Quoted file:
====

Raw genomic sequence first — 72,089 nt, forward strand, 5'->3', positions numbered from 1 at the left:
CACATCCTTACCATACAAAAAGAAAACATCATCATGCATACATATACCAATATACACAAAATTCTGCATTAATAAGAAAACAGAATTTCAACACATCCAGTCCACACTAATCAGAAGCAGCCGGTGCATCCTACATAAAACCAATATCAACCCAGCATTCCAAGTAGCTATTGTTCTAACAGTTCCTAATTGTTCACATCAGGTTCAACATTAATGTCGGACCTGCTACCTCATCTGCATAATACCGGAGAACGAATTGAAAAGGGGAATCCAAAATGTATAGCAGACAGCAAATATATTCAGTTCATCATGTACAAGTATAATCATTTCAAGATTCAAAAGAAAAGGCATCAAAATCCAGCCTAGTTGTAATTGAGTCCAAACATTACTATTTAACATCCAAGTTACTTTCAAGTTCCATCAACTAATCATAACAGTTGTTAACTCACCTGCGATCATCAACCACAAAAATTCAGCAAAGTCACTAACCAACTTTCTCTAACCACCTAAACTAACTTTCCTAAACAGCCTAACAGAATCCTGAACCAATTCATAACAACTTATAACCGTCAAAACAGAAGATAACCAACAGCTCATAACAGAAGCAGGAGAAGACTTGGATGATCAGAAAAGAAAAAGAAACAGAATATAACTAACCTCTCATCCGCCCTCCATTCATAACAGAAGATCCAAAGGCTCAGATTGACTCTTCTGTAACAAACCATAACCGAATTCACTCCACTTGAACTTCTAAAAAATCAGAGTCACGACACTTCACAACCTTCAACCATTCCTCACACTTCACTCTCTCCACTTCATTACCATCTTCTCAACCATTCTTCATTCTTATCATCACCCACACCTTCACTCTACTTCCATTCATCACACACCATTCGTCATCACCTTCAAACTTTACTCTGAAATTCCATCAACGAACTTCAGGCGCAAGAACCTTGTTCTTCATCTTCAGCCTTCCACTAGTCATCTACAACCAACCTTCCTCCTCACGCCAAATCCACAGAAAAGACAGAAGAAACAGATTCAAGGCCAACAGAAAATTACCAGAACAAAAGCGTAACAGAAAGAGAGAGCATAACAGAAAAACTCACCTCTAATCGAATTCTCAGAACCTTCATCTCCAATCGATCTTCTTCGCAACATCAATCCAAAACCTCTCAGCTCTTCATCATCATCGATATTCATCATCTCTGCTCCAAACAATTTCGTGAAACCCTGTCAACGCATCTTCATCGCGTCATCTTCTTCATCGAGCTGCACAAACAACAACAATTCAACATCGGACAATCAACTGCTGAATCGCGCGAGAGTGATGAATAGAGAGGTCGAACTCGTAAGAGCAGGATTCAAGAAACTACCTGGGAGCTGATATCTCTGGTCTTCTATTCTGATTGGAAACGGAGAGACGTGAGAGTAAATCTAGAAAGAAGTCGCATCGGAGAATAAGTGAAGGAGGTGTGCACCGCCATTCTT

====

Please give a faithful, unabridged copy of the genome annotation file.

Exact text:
Raw genomic sequence first — 72,089 nt, forward strand, 5'->3', positions numbered from 1 at the left:
CACATCCTTACCATACAAAAAGAAAACATCATCATGCATACATATACCAATATACACAAAATTCTGCATTAATAAGAAAACAGAATTTCAACACATCCAGTCCACACTAATCAGAAGCAGCCGGTGCATCCTACATAAAACCAATATCAACCCAGCATTCCAAGTAGCTATTGTTCTAACAGTTCCTAATTGTTCACATCAGGTTCAACATTAATGTCGGACCTGCTACCTCATCTGCATAATACCGGAGAACGAATTGAAAAGGGGAATCCAAAATGTATAGCAGACAGCAAATATATTCAGTTCATCATGTACAAGTATAATCATTTCAAGATTCAAAAGAAAAGGCATCAAAATCCAGCCTAGTTGTAATTGAGTCCAAACATTACTATTTAACATCCAAGTTACTTTCAAGTTCCATCAACTAATCATAACAGTTGTTAACTCACCTGCGATCATCAACCACAAAAATTCAGCAAAGTCACTAACCAACTTTCTCTAACCACCTAAACTAACTTTCCTAAACAGCCTAACAGAATCCTGAACCAATTCATAACAACTTATAACCGTCAAAACAGAAGATAACCAACAGCTCATAACAGAAGCAGGAGAAGACTTGGATGATCAGAAAAGAAAAAGAAACAGAATATAACTAACCTCTCATCCGCCCTCCATTCATAACAGAAGATCCAAAGGCTCAGATTGACTCTTCTGTAACAAACCATAACCGAATTCACTCCACTTGAACTTCTAAAAAATCAGAGTCACGACACTTCACAACCTTCAACCATTCCTCACACTTCACTCTCTCCACTTCATTACCATCTTCTCAACCATTCTTCATTCTTATCATCACCCACACCTTCACTCTACTTCCATTCATCACACACCATTCGTCATCACCTTCAAACTTTACTCTGAAATTCCATCAACGAACTTCAGGCGCAAGAACCTTGTTCTTCATCTTCAGCCTTCCACTAGTCATCTACAACCAACCTTCCTCCTCACGCCAAATCCACAGAAAAGACAGAAGAAACAGATTCAAGGCCAACAGAAAATTACCAGAACAAAAGCGTAACAGAAAGAGAGAGCATAACAGAAAAACTCACCTCTAATCGAATTCTCAGAACCTTCATCTCCAATCGATCTTCTTCGCAACATCAATCCAAAACCTCTCAGCTCTTCATCATCATCGATATTCATCATCTCTGCTCCAAACAATTTCGTGAAACCCTGTCAACGCATCTTCATCGCGTCATCTTCTTCATCGAGCTGCACAAACAACAACAATTCAACATCGGACAATCAACTGCTGAATCGCGCGAGAGTGATGAATAGAGAGGTCGAACTCGTAAGAGCAGGATTCAAGAAACTACCTGGGAGCTGATATCTCTGGTCTTCTATTCTGATTGGAAACGGAGAGACGTGAGAGTAAATCTAGAAAGAAGTCGCATCGGAGAATAAGTGAAGGAGGTGTGCACCGCCATTCTT